WSU Extension


Caption: Rice weevils
Photo by: M. Bush
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Cupboard beetle

(revision date: 7/14/2015)

Use Integrated Pest Management (IPM) for successful pest management.

Cupboard beetles are a collection of beetle species that attack stored grain products or household foodstuffs. They range from 1/8 inch in length to a little smaller. They are variously colored, but tend to be brownish. Most of them can fly. Once established in food, populations of these insects can explode and move through the home and infest any exposed food. While some enter from outside, most come in purchased food, particularly dry pet food. These beetles can enter a home in large and disturbing numbers to feed on food, such as bird seed or pet food, which mice or other rodents have stored in wall voids. Beetles commonly found in these environments include: drugstore beetle, sawtoothed grain beetle, merchant grain beetle, cigarette beetle, flour beetle, spider beetle, rice weevil, granary weevil, and carpet beetle. The drugstore beetle is the most frequent offender in western Washington. The sawtoothed grain beetle and flour beetles are probably the major ones in eastern Washington, but weevils are nearly as important.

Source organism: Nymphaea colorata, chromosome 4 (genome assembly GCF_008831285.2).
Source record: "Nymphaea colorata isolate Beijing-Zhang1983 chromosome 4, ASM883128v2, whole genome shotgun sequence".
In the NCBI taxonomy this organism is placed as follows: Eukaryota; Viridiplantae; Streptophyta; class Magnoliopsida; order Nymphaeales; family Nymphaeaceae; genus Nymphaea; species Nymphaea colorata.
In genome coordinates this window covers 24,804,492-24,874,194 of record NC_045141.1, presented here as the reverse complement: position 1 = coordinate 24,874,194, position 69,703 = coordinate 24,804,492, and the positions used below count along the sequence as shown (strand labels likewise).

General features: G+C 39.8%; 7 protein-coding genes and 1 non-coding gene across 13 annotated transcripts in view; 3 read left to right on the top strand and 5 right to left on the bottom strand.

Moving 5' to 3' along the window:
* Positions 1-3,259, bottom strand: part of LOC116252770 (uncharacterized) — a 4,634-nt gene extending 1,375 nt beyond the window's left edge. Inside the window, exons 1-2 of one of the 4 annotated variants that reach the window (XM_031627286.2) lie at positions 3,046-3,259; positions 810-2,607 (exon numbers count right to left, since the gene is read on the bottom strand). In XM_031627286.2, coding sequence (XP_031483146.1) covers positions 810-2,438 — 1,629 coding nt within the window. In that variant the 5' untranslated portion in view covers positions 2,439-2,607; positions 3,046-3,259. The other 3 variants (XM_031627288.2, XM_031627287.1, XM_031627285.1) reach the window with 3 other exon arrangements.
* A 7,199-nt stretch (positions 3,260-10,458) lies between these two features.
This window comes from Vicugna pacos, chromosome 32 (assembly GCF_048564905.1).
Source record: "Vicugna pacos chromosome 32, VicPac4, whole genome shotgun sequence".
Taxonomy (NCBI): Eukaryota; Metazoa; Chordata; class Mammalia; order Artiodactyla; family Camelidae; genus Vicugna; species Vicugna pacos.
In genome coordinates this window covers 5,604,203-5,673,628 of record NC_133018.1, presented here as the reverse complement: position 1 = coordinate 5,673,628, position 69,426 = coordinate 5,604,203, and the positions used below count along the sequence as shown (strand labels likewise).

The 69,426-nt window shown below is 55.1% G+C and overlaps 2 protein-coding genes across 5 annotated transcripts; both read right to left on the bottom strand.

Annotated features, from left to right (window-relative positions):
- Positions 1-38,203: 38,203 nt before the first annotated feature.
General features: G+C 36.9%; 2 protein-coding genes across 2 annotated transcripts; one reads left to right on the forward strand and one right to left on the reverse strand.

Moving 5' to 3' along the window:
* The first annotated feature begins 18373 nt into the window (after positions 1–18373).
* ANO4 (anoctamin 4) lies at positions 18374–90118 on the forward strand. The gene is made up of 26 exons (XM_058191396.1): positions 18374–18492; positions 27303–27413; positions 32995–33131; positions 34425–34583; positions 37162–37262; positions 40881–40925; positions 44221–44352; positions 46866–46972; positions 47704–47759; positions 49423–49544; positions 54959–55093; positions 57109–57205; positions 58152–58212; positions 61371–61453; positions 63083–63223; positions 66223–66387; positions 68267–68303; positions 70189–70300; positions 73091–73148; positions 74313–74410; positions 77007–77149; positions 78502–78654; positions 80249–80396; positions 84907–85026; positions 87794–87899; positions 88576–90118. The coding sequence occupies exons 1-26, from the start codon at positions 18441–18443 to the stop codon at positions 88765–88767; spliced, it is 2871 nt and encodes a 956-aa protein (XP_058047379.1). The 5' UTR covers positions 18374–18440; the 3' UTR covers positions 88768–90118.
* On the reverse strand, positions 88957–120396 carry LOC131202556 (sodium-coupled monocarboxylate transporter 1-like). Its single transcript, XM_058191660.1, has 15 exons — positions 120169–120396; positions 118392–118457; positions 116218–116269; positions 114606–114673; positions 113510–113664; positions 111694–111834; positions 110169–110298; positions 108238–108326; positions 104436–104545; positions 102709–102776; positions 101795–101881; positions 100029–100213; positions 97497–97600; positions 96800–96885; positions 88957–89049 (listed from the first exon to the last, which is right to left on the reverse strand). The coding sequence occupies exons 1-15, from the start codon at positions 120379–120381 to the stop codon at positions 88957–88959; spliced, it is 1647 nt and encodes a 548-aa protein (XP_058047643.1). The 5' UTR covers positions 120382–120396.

Management Options

Non-Chemical Management
  • Pests can get into most cardboard packaging, so store foodstuffs in tightly-sealed containers if they are not going to be used in the near future.
  • If cupboard beetles become apparent, locate the food source immediately and get rid of it. Then do a thorough inspection of all other stored food products.
  • Don't store excess foodstuffs, such as grains, cereals, baking mixes, etc., for long periods of time.
  • Keep dry pet foods away from the general pantry area and in a tightly-sealed container.
Select non-chemical management options as your first choice!

Chemical Management

None recommended.

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Caption: Rice weevils
Photo by: M. Bush
Caption: Whitemarked spider beetles
Photo by: M. Bush
Caption: Drugstore beetle
Photo by: Ken Gray